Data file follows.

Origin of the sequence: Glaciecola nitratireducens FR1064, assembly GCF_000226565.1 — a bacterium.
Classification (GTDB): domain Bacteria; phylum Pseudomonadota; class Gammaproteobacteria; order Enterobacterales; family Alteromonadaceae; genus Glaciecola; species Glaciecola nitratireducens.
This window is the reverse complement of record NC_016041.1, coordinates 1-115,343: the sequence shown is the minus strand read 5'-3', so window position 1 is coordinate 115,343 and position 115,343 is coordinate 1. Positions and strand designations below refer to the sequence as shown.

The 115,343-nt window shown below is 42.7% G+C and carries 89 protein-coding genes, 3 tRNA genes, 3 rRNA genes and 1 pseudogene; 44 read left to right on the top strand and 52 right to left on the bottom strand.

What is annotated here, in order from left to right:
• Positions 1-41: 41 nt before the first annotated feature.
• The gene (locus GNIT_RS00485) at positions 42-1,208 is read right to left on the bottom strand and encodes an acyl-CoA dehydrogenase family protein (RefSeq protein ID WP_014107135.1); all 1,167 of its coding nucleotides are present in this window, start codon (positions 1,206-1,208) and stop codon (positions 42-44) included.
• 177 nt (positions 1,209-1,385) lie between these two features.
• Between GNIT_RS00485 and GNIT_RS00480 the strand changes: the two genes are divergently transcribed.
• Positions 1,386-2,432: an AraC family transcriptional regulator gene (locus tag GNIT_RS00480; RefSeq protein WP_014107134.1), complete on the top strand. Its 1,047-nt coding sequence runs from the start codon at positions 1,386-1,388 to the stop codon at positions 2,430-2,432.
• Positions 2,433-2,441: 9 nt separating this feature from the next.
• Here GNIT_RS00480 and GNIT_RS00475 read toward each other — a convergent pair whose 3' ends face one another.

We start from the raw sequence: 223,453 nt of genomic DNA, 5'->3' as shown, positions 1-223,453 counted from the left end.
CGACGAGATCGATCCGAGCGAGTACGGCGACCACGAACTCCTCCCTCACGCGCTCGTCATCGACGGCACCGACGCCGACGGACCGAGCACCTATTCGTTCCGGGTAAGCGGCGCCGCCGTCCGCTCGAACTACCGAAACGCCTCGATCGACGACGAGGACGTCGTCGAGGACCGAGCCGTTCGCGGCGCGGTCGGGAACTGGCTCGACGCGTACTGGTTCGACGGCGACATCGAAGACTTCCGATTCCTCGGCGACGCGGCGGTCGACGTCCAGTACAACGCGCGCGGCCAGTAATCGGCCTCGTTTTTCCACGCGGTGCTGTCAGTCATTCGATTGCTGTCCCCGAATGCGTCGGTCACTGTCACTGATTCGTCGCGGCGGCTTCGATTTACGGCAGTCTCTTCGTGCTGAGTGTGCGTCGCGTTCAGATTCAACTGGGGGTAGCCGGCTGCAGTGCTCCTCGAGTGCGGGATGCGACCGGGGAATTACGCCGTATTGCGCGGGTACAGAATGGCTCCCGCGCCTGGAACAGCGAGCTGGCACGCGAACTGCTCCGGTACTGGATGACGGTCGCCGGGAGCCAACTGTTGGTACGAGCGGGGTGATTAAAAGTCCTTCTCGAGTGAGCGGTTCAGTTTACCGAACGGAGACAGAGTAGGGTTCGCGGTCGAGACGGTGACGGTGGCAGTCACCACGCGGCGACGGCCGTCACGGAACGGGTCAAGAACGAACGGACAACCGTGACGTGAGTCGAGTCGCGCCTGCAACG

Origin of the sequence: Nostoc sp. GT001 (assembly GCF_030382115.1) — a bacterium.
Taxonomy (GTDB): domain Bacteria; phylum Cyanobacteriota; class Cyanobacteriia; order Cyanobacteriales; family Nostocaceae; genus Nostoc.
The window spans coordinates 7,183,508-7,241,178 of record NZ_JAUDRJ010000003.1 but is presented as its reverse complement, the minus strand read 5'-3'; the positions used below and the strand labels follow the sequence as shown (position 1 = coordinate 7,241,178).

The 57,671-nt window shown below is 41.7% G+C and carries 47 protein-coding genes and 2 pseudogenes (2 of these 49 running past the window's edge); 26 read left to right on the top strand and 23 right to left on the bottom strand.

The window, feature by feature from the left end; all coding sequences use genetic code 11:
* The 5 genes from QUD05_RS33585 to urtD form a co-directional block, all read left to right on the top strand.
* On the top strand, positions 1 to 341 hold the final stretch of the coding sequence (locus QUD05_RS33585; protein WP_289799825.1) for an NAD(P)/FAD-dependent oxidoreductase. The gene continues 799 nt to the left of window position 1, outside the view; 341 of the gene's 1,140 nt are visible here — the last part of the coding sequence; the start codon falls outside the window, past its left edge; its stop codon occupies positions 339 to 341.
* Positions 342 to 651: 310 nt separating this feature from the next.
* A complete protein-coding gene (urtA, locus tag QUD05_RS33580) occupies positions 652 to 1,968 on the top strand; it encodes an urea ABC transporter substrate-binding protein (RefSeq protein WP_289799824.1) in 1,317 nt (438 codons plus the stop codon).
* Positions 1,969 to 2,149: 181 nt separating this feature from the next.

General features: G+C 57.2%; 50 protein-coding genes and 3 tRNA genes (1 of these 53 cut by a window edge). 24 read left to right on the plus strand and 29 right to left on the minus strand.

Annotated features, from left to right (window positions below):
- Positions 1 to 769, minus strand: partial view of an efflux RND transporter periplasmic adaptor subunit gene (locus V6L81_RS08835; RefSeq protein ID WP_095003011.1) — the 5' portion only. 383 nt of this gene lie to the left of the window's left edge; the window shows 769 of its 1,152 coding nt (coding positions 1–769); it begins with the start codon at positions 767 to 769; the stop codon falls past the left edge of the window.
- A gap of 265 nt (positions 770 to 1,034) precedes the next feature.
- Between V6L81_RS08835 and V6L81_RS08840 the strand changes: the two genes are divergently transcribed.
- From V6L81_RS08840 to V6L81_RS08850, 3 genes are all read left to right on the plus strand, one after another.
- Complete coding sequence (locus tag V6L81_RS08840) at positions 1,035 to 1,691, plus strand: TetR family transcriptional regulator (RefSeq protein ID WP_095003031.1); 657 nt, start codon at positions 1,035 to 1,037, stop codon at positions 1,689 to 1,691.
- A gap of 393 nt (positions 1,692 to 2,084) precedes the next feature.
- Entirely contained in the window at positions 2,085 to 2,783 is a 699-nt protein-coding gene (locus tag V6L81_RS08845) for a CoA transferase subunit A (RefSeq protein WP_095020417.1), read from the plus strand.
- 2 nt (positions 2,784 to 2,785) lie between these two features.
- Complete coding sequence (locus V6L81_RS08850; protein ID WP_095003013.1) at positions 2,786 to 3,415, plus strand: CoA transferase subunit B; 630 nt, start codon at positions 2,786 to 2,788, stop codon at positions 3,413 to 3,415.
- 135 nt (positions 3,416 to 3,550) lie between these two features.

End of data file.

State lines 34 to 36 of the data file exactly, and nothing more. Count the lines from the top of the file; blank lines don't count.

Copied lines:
- 2 nt (positions 2,784 to 2,785) lie between these two features.
- Complete coding sequence (locus V6L81_RS08850; protein ID WP_095003013.1) at positions 2,786 to 3,415, plus strand: CoA transferase subunit B; 630 nt, start codon at positions 2,786 to 2,788, stop codon at positions 3,413 to 3,415.
- 135 nt (positions 3,416 to 3,550) lie between these two features.